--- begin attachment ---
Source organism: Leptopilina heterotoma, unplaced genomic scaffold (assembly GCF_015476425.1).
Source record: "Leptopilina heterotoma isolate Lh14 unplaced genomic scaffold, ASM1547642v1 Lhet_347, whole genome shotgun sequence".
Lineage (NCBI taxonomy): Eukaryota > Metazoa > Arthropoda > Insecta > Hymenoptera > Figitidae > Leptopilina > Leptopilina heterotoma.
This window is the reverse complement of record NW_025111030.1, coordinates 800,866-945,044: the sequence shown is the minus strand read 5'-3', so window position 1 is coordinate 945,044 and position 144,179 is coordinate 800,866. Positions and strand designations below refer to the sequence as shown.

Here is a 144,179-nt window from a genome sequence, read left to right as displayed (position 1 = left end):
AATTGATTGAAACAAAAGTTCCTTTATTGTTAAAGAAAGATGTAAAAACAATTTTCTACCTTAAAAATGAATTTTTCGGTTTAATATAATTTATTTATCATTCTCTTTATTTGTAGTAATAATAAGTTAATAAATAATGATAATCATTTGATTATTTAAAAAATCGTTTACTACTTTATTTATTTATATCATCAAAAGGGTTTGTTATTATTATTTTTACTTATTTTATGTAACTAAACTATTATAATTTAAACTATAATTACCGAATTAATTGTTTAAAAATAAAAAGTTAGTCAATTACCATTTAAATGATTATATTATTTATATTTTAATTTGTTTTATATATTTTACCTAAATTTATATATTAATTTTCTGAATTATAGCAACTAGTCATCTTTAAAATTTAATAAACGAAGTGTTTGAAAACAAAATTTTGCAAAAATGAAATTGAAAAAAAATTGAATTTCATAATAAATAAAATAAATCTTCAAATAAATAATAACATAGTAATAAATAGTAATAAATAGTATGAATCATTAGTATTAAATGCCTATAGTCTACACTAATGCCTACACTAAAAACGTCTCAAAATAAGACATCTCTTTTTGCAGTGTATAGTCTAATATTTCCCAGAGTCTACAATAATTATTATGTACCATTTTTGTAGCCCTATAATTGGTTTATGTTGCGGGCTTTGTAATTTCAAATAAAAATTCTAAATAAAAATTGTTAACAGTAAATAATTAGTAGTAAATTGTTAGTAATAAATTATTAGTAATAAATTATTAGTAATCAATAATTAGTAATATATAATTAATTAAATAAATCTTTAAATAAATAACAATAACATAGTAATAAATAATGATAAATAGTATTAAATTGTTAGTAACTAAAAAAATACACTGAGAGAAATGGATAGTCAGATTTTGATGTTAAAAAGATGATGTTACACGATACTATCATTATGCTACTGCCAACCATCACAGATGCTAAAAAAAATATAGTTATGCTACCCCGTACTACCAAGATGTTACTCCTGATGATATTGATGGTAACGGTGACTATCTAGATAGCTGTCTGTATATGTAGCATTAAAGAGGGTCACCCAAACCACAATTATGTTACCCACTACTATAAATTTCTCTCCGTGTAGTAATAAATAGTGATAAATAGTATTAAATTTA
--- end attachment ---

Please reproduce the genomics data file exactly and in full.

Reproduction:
Source organism: Leptopilina heterotoma, unplaced genomic scaffold (assembly GCF_015476425.1).
Source record: "Leptopilina heterotoma isolate Lh14 unplaced genomic scaffold, ASM1547642v1 Lhet_347, whole genome shotgun sequence".
Lineage (NCBI taxonomy): Eukaryota > Metazoa > Arthropoda > Insecta > Hymenoptera > Figitidae > Leptopilina > Leptopilina heterotoma.
This window is the reverse complement of record NW_025111030.1, coordinates 800,866-945,044: the sequence shown is the minus strand read 5'-3', so window position 1 is coordinate 945,044 and position 144,179 is coordinate 800,866. Positions and strand designations below refer to the sequence as shown.

Here is a 144,179-nt window from a genome sequence, read left to right as displayed (position 1 = left end):
AATTGATTGAAACAAAAGTTCCTTTATTGTTAAAGAAAGATGTAAAAACAATTTTCTACCTTAAAAATGAATTTTTCGGTTTAATATAATTTATTTATCATTCTCTTTATTTGTAGTAATAATAAGTTAATAAATAATGATAATCATTTGATTATTTAAAAAATCGTTTACTACTTTATTTATTTATATCATCAAAAGGGTTTGTTATTATTATTTTTACTTATTTTATGTAACTAAACTATTATAATTTAAACTATAATTACCGAATTAATTGTTTAAAAATAAAAAGTTAGTCAATTACCATTTAAATGATTATATTATTTATATTTTAATTTGTTTTATATATTTTACCTAAATTTATATATTAATTTTCTGAATTATAGCAACTAGTCATCTTTAAAATTTAATAAACGAAGTGTTTGAAAACAAAATTTTGCAAAAATGAAATTGAAAAAAAATTGAATTTCATAATAAATAAAATAAATCTTCAAATAAATAATAACATAGTAATAAATAGTAATAAATAGTATGAATCATTAGTATTAAATGCCTATAGTCTACACTAATGCCTACACTAAAAACGTCTCAAAATAAGACATCTCTTTTTGCAGTGTATAGTCTAATATTTCCCAGAGTCTACAATAATTATTATGTACCATTTTTGTAGCCCTATAATTGGTTTATGTTGCGGGCTTTGTAATTTCAAATAAAAATTCTAAATAAAAATTGTTAACAGTAAATAATTAGTAGTAAATTGTTAGTAATAAATTATTAGTAATAAATTATTAGTAATCAATAATTAGTAATATATAATTAATTAAATAAATCTTTAAATAAATAACAATAACATAGTAATAAATAATGATAAATAGTATTAAATTGTTAGTAACTAAAAAAATACACTGAGAGAAATGGATAGTCAGATTTTGATGTTAAAAAGATGATGTTACACGATACTATCATTATGCTACTGCCAACCATCACAGATGCTAAAAAAAATATAGTTATGCTACCCCGTACTACCAAGATGTTACTCCTGATGATATTGATGGTAACGGTGACTATCTAGATAGCTGTCTGTATATGTAGCATTAAAGAGGGTCACCCAAACCACAATTATGTTACCCACTACTATAAATTTCTCTCCGTGTAGTAATAAATAGTGATAAATAGTATTAAATTTA